All around were satanic representations of President Barack Obama in whiteface, as a Nazi, an African witch doctor, a Marxist, a Muslim, and Che Guevara’s best friend—but Kathy Golya had never felt so good about the new administration as she did right now. It was a day after Representative Joe Wilson’s outburst in Congress, and the South Carolina congressman had given voice to Golya’s inner heart. He hadn’t just said it on the Internet, he had said it to the president himself.
No, it was not the appropriate place, Golya said, but still she glowed with the memory. “It was the first time in my life I felt good, since he got into office. Someone had called him a liar.”
A prim, slender homemaker in her fifties from northeastern Pennsylvania, Golya had come out to a tea party in Scranton with her friend Donna Biscontini to have solidarity with everyone else with strong criticisms of the president. Not really criticisms, actually, but feelings—anger, upset, a sense of dispossession. There had been a kind of revolution in the country with Obama’s election, the women felt. They talked about the president’s “czars.” One of the czars believed that animals should have lawyers to sue their owners. “Animals have more rights than people,” Biscontini said. Another was for forced sterilization. “Who’s that sound like? Hitler,” Golya said. The president was putting himself at a godly level, was her point; he was saying that man controls his destiny, not God. She saw that as arrogance. She mentioned that the president’s wife wore $600 shoes when she was helping the poor.
Golya, who was Kittykat on the Internet, saw her conflict with Obama as a battle of souls. She prayed for the president every day. “For his conversion.”
I asked her if she thought he was a secret Muslim. “Only he knows that; we don’t know that,” she said. “I’m praying for the conversion of his heart.”
That was as charitable a view of Obama as one could find at the rally in Scranton, or in Washington, D.C., two days later. The images were frightening. Obama with a Hitler mustache. Obama morphed to Heath Ledger’s Joker. Obama, Parasite in Chief. Obama the Muslim, Obama the Marxist. Even Obama the Antichrist: Jesus is the Messiah, not Obama.
A burly Pennsylvania correction officer named David McElwee held up a poster of Obama photoshopped as a half-naked African native in a hut with a grass skirt and a bone in his nose. That was Obamacare, “voodoo” health care, McElwee said.
This wasn’t politics, exactly, or at least it didn’t start as politics. It came from deeper down, from a stirring pot of disaffection and resentment that made the president a kind of fantasy villain. They dreamt about him. Obama was, quite literally, their nightmare. “They conjure up all these blood-and-soil feelings about Obama as a stranger, that’s what’s nasty about it,” says David Bromwich, a Yale scholar of literature and political thought.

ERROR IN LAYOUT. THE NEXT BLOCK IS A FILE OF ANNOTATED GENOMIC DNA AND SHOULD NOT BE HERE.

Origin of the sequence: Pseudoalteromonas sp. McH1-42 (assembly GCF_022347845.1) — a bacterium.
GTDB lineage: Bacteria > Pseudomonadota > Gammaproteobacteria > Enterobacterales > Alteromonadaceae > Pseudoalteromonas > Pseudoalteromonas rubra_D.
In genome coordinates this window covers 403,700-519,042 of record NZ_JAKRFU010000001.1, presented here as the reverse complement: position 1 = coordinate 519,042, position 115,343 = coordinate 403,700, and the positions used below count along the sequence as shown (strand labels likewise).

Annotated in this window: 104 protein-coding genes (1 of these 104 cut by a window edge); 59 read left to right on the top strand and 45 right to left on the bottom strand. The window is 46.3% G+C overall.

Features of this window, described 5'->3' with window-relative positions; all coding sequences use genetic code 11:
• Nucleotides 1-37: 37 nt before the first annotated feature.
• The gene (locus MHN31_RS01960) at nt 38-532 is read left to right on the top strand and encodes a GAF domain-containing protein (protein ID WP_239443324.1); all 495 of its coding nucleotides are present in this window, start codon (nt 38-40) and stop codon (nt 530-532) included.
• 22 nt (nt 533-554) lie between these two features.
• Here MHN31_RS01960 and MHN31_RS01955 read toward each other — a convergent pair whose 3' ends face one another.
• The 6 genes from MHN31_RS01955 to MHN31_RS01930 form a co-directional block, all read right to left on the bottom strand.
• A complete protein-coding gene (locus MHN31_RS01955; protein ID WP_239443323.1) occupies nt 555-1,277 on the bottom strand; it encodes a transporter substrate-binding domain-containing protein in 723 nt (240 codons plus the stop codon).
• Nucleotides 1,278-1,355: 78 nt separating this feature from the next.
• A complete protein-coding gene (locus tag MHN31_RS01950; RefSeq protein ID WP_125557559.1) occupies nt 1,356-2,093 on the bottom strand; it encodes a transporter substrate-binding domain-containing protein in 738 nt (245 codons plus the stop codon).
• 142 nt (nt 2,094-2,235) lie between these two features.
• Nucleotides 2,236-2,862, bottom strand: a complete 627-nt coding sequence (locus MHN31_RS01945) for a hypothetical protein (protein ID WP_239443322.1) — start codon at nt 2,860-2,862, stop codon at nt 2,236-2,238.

The force and durability of the conjurers surprised everybody. Last winter and spring, the tea-party protests seemed wonky and anemic, and the anger feigned, and Democrats wrote the demonstrations off as Astroturf grassroots. But in the ensuing months, with the help of talk-show hosts Rush Limbaugh and then Glenn Beck, the attacks became more extreme and more personal, and the emotions caught fire. By July, the town halls had begun, with demonstrations against the president’s health-care-reform initiative, and the far right felt its power. “You can’t put this genie back in the bottle, it doesn’t matter what the corporate media say,” said World Net Daily’s Joseph Farah. At their rallies, this ragtag army exuded confidence that they would plague this president for years, just as Clinton and Bush had been defined by their haters. The liberal media finally began to label the Obama loonies as racist in mid-September, but where had they been all summer?
And where was Obama himself—as the separate reality grew like a second head on the American polity? He was being restrained and professorial, following the conventional wisdom that the crazies would drive moderates into his arms and leave the Republican Party in the wilderness for decades. Democratic operatives still argue this is the case, but the noise on the right has had an effect. The haters, amplified by cable news, had made him seem weak, a stunning achievement by the opposition. Maybe the pragmatism and absence of drama read as passive, and America abhors passive, needing drama. Obama had promised that reason and civility, once reintroduced in Washington, would win the day. But was that another elitist conceit?
A conversation about tactics ensued. Obama spokesman Robert Gibbs dismissed the town-hall madness as the “silly season,” but as it dawned on many Democrats that craziness was not necessarily a disqualifier for participating in the country’s political conversation, it raised private concerns about the limits of Obama’s political gifts. Some wished he had more of LBJ in him. “He’s never been a leader,” said one Democrat. Or, for that matter, more of Richard Nixon. “If I could get one message to David Axelrod, it’s that he should start talking about the silent majority,” said another Democrat.